Evolving smaller body sizes improves the ability to persist when resources are limited, but at a cost

We know that the growth and reproduction of an organism are dependent on both energy acquisition and energy use – net energy flux –  but few studies look at both these simultaneously.  Recent reductions in body size across a range of taxa worldwide, has focused attention on increasing our understanding about the role size plays in determining net energy flux.

Martino Malerba and co-authors Dustin Marshall and Craig White used a technique called artificial selection to genetically evolve small and large populations of a single-celled marine alga Dunaliella tertriolecta that differed in size by 500%. They then assessed some physiological and ecological consequences of this size shift.

The research team found that under low energy conditions (ie low light intensities or short light durations) the smaller cells showed faster growth rates than control and larger cells and conversely under high energy conditions larger cells displayed faster growth rates. Surprisingly though, the smaller cells reached lower total biovolumes overall regardless of the light regime.

Scanning electron micrographs of artificially selected algae. “If the environment allows you to “acquire much”, be big! Otherwise, better to “desire little” and be little.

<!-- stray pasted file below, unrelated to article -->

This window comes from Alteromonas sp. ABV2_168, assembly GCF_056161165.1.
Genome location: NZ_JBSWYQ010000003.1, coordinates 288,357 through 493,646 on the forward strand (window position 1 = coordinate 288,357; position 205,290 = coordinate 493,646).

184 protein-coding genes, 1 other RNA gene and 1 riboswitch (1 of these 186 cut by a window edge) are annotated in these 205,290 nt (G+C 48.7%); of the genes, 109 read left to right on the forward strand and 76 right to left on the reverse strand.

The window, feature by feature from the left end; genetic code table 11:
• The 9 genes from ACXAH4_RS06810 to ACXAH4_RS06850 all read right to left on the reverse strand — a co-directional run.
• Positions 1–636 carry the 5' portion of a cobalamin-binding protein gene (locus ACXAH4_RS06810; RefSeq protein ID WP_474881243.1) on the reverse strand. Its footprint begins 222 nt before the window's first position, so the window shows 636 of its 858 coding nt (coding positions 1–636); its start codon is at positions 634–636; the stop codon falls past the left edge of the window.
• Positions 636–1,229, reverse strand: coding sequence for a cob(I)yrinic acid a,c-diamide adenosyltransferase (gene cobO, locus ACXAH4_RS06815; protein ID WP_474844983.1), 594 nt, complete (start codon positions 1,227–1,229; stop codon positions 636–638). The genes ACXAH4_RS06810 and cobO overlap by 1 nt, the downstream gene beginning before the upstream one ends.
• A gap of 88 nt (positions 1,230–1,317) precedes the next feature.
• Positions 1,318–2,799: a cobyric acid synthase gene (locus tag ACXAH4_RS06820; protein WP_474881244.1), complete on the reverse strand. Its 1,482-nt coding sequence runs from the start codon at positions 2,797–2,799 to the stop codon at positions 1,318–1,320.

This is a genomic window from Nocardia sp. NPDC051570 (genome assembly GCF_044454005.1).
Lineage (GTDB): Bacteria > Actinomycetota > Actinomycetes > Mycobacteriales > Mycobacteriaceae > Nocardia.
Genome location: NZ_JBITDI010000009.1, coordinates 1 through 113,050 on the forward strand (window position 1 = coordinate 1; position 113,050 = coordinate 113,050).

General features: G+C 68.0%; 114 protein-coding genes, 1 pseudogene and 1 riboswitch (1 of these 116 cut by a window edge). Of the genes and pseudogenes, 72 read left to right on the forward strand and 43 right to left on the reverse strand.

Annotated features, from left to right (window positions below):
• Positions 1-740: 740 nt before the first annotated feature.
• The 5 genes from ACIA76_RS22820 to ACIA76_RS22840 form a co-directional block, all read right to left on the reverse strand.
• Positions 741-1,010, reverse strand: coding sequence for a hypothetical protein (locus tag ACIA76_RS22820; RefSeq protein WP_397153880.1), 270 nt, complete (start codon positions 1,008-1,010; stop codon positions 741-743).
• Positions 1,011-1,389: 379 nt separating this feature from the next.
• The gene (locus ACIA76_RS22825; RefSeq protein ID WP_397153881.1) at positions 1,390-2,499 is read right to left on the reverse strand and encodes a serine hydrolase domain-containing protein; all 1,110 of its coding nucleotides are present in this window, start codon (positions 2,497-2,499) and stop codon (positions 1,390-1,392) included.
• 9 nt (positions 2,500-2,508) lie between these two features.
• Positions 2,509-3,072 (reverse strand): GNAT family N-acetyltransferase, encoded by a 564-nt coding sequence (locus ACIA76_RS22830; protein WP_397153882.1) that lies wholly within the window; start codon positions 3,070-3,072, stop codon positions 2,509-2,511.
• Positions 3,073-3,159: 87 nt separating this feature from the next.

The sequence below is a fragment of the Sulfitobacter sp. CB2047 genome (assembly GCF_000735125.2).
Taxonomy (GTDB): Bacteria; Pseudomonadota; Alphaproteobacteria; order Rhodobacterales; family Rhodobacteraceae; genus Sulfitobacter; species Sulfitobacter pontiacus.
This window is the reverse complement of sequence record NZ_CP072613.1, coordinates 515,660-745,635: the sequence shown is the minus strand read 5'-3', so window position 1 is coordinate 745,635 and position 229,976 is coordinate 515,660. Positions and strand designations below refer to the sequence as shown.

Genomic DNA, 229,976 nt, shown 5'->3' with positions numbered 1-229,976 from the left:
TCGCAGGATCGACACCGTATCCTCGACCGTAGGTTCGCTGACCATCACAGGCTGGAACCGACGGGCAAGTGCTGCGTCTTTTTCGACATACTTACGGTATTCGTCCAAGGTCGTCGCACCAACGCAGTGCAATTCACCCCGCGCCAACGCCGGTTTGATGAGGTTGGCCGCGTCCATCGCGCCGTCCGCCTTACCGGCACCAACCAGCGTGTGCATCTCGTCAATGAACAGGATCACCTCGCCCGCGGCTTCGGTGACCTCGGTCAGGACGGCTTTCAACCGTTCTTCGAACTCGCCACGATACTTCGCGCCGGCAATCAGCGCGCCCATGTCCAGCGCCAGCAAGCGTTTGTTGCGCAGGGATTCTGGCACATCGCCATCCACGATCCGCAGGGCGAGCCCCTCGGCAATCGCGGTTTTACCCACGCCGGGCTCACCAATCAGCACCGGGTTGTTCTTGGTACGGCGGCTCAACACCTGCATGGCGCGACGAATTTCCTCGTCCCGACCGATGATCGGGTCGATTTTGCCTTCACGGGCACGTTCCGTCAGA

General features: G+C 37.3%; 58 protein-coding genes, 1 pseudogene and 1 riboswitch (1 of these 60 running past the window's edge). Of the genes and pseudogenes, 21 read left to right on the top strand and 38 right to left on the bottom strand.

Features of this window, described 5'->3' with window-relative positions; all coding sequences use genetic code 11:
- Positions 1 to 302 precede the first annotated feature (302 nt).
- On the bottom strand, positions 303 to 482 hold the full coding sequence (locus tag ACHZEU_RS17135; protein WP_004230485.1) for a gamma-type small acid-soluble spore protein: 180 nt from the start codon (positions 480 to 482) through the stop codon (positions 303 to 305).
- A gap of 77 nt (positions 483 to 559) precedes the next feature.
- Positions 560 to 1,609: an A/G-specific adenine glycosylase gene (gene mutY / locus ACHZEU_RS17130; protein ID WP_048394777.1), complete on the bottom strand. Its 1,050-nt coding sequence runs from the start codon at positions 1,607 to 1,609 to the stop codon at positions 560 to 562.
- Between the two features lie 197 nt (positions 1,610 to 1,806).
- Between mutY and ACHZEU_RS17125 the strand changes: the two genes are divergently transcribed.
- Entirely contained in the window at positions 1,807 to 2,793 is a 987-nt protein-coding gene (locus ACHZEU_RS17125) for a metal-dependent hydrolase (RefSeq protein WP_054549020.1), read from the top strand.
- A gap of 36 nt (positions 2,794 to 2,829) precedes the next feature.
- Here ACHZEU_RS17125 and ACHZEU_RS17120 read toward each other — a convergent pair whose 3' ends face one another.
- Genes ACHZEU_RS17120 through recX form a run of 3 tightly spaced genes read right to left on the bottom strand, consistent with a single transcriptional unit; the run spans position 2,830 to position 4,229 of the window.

Other traits such as swimming speed and distance travelled showed the highest performance in the control cells; perhaps because they maintained an optimal ratio of cell size to length of swimming flagella.

These results emphasise that the costs and benefits of different cells sizes depend on the context.  In low resource environments smaller cells will have a greater ability to persist but will be less productive than larger cells, while in high resource environments larger cells will perform better.

This research, published in the highly regarded journal Ecology Letters, will inform the debate on how natural ecosystems will respond to human impacts. Open oceans are the most productive systems in the world and single celled algal species dominate this production. These results show that reductions in cell size as a result of human activities such as fishing and climate change can severely reduce this rate of carbon fixation by as much as 40%.